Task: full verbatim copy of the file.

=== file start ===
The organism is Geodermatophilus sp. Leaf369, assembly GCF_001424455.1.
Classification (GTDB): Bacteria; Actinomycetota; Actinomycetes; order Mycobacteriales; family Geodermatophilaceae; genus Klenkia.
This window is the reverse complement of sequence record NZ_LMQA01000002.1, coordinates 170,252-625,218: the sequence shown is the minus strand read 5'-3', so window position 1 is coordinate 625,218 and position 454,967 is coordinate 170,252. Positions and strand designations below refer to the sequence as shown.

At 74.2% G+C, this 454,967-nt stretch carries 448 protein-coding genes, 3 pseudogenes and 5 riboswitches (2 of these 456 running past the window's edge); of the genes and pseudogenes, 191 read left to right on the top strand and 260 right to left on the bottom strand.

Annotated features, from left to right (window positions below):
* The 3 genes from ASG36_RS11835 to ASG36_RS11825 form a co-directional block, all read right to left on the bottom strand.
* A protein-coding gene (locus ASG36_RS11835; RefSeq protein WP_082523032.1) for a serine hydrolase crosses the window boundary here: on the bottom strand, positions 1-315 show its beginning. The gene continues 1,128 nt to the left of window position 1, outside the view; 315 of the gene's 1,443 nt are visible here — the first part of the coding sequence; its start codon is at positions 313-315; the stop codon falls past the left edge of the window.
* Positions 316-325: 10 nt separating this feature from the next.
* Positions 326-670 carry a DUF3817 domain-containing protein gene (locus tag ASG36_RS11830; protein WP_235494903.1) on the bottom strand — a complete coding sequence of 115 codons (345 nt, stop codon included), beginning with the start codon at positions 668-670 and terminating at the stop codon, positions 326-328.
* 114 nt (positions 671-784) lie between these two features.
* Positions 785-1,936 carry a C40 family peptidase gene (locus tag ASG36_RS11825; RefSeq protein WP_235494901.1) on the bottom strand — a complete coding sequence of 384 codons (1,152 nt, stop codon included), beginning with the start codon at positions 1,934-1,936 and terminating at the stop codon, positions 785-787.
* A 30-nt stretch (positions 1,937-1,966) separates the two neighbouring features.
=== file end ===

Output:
The organism is Geodermatophilus sp. Leaf369, assembly GCF_001424455.1.
Classification (GTDB): Bacteria; Actinomycetota; Actinomycetes; order Mycobacteriales; family Geodermatophilaceae; genus Klenkia.
This window is the reverse complement of sequence record NZ_LMQA01000002.1, coordinates 170,252-625,218: the sequence shown is the minus strand read 5'-3', so window position 1 is coordinate 625,218 and position 454,967 is coordinate 170,252. Positions and strand designations below refer to the sequence as shown.

At 74.2% G+C, this 454,967-nt stretch carries 448 protein-coding genes, 3 pseudogenes and 5 riboswitches (2 of these 456 running past the window's edge); of the genes and pseudogenes, 191 read left to right on the top strand and 260 right to left on the bottom strand.

Annotated features, from left to right (window positions below):
* The 3 genes from ASG36_RS11835 to ASG36_RS11825 form a co-directional block, all read right to left on the bottom strand.
* A protein-coding gene (locus ASG36_RS11835; RefSeq protein WP_082523032.1) for a serine hydrolase crosses the window boundary here: on the bottom strand, positions 1-315 show its beginning. The gene continues 1,128 nt to the left of window position 1, outside the view; 315 of the gene's 1,443 nt are visible here — the first part of the coding sequence; its start codon is at positions 313-315; the stop codon falls past the left edge of the window.
* Positions 316-325: 10 nt separating this feature from the next.
* Positions 326-670 carry a DUF3817 domain-containing protein gene (locus tag ASG36_RS11830; protein WP_235494903.1) on the bottom strand — a complete coding sequence of 115 codons (345 nt, stop codon included), beginning with the start codon at positions 668-670 and terminating at the stop codon, positions 326-328.
* 114 nt (positions 671-784) lie between these two features.
* Positions 785-1,936 carry a C40 family peptidase gene (locus tag ASG36_RS11825; RefSeq protein WP_235494901.1) on the bottom strand — a complete coding sequence of 384 codons (1,152 nt, stop codon included), beginning with the start codon at positions 1,934-1,936 and terminating at the stop codon, positions 785-787.
* A 30-nt stretch (positions 1,937-1,966) separates the two neighbouring features.